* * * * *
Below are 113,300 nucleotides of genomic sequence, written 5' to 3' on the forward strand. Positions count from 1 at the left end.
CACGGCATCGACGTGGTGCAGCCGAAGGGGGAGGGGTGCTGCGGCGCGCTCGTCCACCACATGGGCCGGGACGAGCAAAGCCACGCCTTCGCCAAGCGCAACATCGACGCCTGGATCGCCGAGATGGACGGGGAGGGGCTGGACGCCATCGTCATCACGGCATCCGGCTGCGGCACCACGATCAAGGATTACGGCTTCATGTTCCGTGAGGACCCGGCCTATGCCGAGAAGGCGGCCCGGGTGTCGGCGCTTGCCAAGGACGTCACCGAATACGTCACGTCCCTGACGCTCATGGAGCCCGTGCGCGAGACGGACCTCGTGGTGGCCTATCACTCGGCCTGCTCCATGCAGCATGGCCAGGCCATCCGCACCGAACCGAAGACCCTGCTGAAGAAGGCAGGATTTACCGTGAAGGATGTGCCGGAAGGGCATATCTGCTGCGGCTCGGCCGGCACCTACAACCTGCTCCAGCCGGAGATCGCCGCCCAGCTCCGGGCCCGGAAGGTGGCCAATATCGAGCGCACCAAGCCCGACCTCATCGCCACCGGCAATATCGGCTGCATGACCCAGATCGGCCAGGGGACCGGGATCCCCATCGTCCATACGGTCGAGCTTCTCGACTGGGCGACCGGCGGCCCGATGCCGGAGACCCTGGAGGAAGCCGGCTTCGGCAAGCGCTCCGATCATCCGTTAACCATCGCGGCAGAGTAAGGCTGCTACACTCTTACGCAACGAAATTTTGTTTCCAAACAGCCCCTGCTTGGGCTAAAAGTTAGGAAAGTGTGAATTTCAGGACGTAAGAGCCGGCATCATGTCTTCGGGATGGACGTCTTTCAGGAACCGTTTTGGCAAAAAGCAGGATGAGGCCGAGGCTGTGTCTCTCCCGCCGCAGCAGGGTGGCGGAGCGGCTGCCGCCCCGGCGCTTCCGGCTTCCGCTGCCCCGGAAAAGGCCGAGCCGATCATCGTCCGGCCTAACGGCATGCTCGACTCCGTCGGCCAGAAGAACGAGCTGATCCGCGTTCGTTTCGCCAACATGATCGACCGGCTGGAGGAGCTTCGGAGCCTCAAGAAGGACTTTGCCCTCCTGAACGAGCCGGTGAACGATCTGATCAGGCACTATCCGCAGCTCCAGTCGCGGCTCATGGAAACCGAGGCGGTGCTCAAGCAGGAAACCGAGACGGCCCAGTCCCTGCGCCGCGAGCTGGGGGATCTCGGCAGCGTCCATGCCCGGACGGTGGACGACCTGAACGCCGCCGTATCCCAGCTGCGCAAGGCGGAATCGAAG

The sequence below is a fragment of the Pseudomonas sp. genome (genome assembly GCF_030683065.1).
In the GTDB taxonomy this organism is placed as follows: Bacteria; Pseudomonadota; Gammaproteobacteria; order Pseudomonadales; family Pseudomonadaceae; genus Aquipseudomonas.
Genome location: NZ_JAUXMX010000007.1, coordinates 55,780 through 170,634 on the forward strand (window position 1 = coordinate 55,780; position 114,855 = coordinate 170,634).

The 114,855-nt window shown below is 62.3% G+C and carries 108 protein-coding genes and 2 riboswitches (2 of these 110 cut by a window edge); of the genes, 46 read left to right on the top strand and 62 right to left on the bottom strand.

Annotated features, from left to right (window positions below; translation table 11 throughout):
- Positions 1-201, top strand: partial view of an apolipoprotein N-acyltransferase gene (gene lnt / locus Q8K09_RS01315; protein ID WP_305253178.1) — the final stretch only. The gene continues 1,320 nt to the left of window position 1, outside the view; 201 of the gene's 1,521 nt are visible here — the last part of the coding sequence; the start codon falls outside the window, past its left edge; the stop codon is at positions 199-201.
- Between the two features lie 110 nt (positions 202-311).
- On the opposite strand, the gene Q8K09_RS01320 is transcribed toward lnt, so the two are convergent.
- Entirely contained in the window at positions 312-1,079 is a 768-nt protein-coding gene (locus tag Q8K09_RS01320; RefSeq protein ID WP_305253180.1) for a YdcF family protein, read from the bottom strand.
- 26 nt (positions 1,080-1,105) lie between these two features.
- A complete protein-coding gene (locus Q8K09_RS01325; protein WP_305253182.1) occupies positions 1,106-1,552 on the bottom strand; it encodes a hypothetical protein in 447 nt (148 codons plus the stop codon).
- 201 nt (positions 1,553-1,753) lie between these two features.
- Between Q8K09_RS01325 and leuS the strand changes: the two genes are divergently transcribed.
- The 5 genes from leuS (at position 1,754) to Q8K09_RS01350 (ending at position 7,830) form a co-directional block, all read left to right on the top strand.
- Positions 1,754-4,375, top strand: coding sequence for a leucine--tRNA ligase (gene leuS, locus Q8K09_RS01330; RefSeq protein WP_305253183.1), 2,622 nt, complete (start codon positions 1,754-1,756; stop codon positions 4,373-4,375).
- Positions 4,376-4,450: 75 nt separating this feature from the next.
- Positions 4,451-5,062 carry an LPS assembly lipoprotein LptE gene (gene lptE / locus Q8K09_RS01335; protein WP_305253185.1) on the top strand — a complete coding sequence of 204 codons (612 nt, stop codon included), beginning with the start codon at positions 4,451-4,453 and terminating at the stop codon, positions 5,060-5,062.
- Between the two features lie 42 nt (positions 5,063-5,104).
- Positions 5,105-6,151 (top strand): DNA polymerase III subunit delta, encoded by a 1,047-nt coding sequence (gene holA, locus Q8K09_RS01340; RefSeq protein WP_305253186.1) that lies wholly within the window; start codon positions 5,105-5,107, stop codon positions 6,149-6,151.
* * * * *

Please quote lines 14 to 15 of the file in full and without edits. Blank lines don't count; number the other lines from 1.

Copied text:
- 201 nt (positions 1,553-1,753) lie between these two features.
- Between Q8K09_RS01325 and leuS the strand changes: the two genes are divergently transcribed.